Prague is well-known for the exceptional beer that is made here for centuries. The Czech Republic has a long tradition of producing some of the finest beer out there. But hey, what about coffee?!
Most people do have coffee in the morning and everyone wants to have a nice cup of coffee at a nice place. So here are three great classic cafeterias that you should check out when visiting Prague. I’ve been to all of them and like them all, but still have my favorite among them.
Rethink the concept of the fast and to-go coffee of today and enjoy your hot black beverage in a much more sophisticated way by visiting these classic cafes in Prague. Furthermore, all of them serve meals and work until late in the evening. So even if you don’t have your coffee there, you can have a meal and enjoy the atmosphere.
The oldest café on this list opened doors in 1884 and was visited by many actors, poets and intellectuals. I was attracted to this place the first time I visited Prague back in 2013, because Bulgarian writer Aleko Konstantinov used to come here.
Café Slavia is located opposite the National Theater at the city center. It will probably be on your way at some point when exploring Prague.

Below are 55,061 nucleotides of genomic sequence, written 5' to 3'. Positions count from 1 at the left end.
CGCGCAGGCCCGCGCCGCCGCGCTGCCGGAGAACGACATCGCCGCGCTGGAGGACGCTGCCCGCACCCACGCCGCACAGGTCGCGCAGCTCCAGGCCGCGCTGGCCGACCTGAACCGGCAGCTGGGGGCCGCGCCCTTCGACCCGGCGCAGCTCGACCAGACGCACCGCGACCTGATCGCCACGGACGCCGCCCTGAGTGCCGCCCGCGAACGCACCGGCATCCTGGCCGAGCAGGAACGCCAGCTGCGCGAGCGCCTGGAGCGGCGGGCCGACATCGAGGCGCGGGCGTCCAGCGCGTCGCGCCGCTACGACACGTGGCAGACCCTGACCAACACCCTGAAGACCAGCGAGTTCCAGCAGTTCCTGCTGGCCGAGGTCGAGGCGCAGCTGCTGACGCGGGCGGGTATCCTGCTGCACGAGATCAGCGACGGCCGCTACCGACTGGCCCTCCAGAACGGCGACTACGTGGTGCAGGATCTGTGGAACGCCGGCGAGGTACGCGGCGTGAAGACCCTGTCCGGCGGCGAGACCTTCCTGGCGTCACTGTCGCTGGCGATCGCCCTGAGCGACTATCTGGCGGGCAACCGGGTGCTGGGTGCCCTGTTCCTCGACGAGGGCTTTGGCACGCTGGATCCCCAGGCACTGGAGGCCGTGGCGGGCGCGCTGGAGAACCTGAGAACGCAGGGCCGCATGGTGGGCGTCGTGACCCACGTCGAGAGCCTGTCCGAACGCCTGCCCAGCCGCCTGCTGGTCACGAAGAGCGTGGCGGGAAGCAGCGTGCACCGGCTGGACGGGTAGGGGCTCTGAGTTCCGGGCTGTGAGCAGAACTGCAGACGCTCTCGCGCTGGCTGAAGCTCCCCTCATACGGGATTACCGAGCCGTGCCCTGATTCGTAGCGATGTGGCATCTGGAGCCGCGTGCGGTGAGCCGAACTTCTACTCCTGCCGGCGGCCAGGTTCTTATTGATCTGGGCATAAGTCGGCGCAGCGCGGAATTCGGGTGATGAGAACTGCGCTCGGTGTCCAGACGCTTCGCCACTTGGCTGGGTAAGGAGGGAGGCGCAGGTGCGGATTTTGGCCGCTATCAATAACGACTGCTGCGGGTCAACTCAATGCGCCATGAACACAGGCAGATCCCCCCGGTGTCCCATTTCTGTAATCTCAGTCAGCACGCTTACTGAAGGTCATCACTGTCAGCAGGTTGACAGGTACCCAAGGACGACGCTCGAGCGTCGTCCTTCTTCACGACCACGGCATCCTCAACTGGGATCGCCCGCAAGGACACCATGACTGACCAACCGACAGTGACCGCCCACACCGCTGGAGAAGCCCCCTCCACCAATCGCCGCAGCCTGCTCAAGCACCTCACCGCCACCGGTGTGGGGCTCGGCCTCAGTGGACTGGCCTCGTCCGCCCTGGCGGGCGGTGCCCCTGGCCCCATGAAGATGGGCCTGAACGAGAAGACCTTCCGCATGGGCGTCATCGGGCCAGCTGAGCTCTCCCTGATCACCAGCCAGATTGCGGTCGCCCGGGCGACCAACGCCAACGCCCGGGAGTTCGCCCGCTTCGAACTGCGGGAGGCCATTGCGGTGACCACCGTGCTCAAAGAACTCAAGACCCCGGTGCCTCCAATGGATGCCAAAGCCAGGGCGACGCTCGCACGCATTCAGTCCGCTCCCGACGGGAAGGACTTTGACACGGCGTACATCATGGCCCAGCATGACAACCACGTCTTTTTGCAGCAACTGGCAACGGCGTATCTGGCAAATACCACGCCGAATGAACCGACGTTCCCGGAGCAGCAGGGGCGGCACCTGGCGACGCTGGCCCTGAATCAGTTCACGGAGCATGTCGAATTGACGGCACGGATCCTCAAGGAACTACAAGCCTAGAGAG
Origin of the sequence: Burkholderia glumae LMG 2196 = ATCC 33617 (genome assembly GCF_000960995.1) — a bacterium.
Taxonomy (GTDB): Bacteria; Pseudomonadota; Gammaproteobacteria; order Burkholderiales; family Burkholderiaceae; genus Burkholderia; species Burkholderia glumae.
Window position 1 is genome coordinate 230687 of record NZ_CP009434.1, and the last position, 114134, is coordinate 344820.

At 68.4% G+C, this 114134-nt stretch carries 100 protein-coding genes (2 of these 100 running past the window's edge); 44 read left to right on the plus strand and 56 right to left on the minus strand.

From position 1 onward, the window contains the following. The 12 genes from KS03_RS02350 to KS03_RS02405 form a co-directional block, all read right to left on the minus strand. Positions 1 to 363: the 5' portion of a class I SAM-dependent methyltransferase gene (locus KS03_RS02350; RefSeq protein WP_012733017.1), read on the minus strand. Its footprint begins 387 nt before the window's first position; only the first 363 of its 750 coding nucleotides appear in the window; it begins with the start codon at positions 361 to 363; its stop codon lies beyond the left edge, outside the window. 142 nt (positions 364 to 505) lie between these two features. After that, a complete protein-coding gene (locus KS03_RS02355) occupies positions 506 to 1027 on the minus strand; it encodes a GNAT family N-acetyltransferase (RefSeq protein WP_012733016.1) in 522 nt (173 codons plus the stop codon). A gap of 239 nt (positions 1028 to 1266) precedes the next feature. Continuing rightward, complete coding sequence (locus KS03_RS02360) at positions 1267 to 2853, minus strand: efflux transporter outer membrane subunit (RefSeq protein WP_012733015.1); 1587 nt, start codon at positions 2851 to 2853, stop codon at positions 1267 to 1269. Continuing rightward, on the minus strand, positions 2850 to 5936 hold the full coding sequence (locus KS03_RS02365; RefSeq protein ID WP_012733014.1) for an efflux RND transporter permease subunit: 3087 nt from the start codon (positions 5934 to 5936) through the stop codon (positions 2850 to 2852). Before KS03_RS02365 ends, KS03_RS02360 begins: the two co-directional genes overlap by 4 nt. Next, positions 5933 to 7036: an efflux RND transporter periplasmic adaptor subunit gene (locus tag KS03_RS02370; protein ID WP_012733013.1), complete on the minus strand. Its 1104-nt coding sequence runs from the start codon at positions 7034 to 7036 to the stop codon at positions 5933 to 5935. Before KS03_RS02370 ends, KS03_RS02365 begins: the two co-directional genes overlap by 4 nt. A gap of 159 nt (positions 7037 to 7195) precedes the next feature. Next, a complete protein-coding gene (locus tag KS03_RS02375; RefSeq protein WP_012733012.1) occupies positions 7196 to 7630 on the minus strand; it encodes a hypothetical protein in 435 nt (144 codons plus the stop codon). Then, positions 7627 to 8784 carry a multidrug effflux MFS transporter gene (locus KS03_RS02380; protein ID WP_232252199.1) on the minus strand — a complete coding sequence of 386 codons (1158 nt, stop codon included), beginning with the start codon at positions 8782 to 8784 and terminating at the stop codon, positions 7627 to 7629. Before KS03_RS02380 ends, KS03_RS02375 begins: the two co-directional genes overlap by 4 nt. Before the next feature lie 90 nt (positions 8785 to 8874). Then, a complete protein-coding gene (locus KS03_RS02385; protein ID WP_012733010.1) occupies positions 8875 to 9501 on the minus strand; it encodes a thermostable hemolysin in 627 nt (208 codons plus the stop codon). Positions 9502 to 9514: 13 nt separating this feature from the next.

Being here does not feel like going to the cafes of today as the interior is classic art deco and the premises is larger than most modern cafes.
Café Louvre is located really close to Slavia. Also similar to Slavia, it opened doors over a century ago – back in 1902. Some of the most notable guests of this authentic café were Albert Einstein and Franz Kafka among many other local intellectuals that came here.
The atmosphere here is not like in the nowadays cafeterias. This is a place to come and enjoy your drink or meal. Or simply make an event out of something as ordinary as drinking coffee is.
Grand Café Orient
I saved my personal favorite cafe in Prague for the end. This one is a bit more hidden than the first two. You probably won’t notice it if you’re not looking for it.
Grand Café Orient is located on the first floor (not the ground floor) of the House of the Black Madonna designed by the famous local architect Josef Gočár. The building is the finest example of the cubist movement in Prague, while Grand Café Orient is the only cubist café in the world. Do you need another reason to check it out? Well, the coffee is awesome and there is the coolest balcony in addition to the perfect interior.
The café was included in the design of the building and worked for about 10 years at the beginning of 20th century. After that cubism fell out of fashion, so the café closed doors to be restored some 80 years later.
Finally, I want to say that Prague has many other historic cafes that are worth visiting, but I haven’t been there. Thus, they are not on the list. Savoy, Imperial, Evropa and many others… Let me know if you have any recommendations. I will extend the list next time I am in Prague! Also, check out my other blog post about visiting Prague with children, if you have that in mind 🙂